|Posted on February 4, 2011 at 3:44 AM|
by Dave Howell, Computer Users of Erie, PA
I guess my career of teaching computer literacy using the venerable TI-99/4A Home Computer began in 1977. Actually the TI-99/4A didn't come on the market until 1982 but I had been getting students in my math classes acquainted with some of the basic computing operations using electronic calculators in the school's Math Lab. The Erie School District used our middle school to initiate the Math Labs and develop the course of study to be integrated in our math curricula. At the same time, the District installed teletype terminals that were tied into the District's mainframe computer system by dedicated telephone lines. The more precocious students in my Math classes were encouraged to access the mainframe computer only after they finished their assignments, of course.
Then in 1982, the electronic calculators were replaced with a roomful of TI-99/4A Home Computers. The "Math Lab" became known as the "Computer Room." I was selected to operate the Computer Room and together, with teachers from other buildings, helped design a 10-week course of study for Computer Literacy classes. I still have the course of study we used and the assignments that were given to the students.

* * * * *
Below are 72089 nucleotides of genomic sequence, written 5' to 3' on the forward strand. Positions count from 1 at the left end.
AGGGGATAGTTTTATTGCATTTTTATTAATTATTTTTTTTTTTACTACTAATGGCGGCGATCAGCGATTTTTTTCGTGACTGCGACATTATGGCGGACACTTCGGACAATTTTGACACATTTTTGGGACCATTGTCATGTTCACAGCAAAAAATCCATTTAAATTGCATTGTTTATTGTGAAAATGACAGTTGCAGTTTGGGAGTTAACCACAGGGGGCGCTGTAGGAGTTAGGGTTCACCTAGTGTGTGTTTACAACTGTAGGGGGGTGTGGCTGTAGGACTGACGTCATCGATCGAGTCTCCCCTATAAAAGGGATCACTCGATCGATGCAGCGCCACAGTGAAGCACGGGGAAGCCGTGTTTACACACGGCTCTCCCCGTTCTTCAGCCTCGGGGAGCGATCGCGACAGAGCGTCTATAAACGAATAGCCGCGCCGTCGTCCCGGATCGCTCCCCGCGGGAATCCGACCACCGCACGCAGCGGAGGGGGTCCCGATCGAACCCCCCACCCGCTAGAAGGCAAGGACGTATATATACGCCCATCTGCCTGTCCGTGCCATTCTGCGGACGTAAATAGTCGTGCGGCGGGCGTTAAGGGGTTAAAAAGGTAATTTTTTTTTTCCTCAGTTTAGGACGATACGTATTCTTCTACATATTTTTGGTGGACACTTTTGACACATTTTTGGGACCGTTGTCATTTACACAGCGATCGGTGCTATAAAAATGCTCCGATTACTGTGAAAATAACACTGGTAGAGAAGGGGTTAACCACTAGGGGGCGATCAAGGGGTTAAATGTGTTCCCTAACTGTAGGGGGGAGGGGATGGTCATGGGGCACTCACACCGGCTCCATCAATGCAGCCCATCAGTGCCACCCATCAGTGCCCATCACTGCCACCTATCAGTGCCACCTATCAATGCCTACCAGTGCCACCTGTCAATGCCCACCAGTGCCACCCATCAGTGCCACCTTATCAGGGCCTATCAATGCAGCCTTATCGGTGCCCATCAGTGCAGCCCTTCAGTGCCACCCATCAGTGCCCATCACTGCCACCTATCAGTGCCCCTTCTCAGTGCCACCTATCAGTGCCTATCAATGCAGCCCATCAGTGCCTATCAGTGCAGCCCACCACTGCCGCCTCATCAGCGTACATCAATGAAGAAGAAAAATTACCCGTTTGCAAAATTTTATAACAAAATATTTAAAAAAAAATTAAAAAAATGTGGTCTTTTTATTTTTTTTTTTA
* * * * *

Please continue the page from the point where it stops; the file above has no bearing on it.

Each of the five middle schools ran this 10-week class, 4 times a year, for all students in the school. Besides helping students become familiar with basic computer operation, the emphasis of the course of study also gave students experience in using the BASIC language in writing simple programs. Students were shown how they can literally "command" the computer do what they want. These classes helped students avoid the feeling of intimidation that plagued most of the older folks of the time. Some students even went on to embrace the computing field as their life's work.
The following year, the District added the PHP1200 Expansion Systems to our Math Labs. This expanded the 16 Kb TI-99/4A to a capacity of 32 Kb, accommodated 5 1/4-inch Floppy Disks, and permitted the use of printers. Hence, the classes morphed from writing programs in BASIC to learning the fundamental concepts of word processing (TI-Writer) and spread sheeting (MS Multiplan). These classes continued to be offered throughout the remainder of the 1980's.
By 1990, the TI-99/4A's were being replaced by the Apple IIc and the Apple Macs. However, being the TI diehard that I was, I kept the TI-99/4A alongside the Apples. By the time I retired in 1993, no one was using the TI computer system anywhere in the School District. The teacher replacing me didn't want them so I asked for permission from the District to collect all of the unused TI equipment left in the buildings rather than to allow them to be tossed out. That's how I ended up with a sizeable collection in my basement and garage!